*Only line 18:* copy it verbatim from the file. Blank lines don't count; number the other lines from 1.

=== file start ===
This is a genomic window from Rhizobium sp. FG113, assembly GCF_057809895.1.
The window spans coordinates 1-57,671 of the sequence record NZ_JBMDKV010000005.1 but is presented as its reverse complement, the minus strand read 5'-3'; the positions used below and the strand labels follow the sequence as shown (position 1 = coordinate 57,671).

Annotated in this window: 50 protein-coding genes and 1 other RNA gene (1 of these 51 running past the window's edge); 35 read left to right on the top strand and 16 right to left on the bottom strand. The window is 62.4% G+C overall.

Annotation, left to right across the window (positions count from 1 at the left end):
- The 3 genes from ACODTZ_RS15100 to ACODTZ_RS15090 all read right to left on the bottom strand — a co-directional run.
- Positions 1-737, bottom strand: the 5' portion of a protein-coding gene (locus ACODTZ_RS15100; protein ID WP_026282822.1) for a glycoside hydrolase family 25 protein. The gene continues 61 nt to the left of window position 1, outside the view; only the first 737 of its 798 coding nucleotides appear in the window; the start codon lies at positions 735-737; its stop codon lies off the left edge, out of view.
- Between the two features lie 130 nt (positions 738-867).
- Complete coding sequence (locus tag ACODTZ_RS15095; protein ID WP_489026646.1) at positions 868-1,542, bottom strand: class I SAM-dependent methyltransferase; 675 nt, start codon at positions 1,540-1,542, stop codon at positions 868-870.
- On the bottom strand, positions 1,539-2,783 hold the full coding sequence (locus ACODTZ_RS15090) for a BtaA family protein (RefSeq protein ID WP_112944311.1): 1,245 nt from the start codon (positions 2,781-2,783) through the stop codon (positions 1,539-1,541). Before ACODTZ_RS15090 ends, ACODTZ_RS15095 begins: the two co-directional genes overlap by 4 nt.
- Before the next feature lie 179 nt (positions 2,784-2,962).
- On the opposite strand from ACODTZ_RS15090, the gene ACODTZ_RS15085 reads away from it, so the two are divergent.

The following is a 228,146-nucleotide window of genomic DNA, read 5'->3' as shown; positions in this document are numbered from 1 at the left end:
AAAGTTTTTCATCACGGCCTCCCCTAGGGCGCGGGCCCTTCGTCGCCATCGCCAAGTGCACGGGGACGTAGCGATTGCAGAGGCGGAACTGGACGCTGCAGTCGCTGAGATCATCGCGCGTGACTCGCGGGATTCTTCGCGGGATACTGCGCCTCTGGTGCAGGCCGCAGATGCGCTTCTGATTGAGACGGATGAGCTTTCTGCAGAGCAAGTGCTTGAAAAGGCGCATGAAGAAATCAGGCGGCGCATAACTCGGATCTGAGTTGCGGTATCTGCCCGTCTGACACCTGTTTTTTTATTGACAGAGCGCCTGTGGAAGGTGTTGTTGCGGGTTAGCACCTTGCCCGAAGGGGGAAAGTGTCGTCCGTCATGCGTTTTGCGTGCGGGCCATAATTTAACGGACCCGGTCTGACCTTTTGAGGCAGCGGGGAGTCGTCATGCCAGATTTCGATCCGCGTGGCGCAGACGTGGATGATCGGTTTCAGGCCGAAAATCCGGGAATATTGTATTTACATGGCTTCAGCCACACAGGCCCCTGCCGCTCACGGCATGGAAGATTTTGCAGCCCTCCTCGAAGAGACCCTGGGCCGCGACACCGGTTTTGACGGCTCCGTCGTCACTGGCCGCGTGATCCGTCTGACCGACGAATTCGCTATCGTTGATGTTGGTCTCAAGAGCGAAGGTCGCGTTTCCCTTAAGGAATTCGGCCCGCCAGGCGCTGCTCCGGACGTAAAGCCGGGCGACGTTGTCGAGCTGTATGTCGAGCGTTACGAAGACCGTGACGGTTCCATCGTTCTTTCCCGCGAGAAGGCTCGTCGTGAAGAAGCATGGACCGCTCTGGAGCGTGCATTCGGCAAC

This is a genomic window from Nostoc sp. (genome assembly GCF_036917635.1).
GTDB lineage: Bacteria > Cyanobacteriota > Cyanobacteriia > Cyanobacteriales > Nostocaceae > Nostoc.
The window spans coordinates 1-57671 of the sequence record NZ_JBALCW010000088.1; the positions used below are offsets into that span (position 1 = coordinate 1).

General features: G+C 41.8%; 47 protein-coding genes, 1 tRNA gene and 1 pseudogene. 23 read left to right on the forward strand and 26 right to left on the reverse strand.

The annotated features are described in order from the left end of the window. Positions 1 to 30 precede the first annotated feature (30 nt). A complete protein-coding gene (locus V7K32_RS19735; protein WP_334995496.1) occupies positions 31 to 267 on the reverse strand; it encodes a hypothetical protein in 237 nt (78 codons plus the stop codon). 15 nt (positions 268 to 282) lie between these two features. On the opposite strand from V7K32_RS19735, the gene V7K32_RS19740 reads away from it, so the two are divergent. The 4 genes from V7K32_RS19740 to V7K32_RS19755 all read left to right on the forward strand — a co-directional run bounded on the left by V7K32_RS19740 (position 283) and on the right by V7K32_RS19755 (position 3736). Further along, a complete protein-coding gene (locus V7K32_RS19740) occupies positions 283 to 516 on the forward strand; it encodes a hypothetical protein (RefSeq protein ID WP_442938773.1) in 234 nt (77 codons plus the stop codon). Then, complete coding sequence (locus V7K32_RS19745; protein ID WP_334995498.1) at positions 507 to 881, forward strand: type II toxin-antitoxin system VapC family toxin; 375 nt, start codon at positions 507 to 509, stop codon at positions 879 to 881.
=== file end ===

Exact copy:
The annotated features are described in order from the left end of the window. Positions 1 to 30 precede the first annotated feature (30 nt). A complete protein-coding gene (locus V7K32_RS19735; protein WP_334995496.1) occupies positions 31 to 267 on the reverse strand; it encodes a hypothetical protein in 237 nt (78 codons plus the stop codon). 15 nt (positions 268 to 282) lie between these two features. On the opposite strand from V7K32_RS19735, the gene V7K32_RS19740 reads away from it, so the two are divergent. The 4 genes from V7K32_RS19740 to V7K32_RS19755 all read left to right on the forward strand — a co-directional run bounded on the left by V7K32_RS19740 (position 283) and on the right by V7K32_RS19755 (position 3736). Further along, a complete protein-coding gene (locus V7K32_RS19740) occupies positions 283 to 516 on the forward strand; it encodes a hypothetical protein (RefSeq protein ID WP_442938773.1) in 234 nt (77 codons plus the stop codon). Then, complete coding sequence (locus V7K32_RS19745; protein ID WP_334995498.1) at positions 507 to 881, forward strand: type II toxin-antitoxin system VapC family toxin; 375 nt, start codon at positions 507 to 509, stop codon at positions 879 to 881.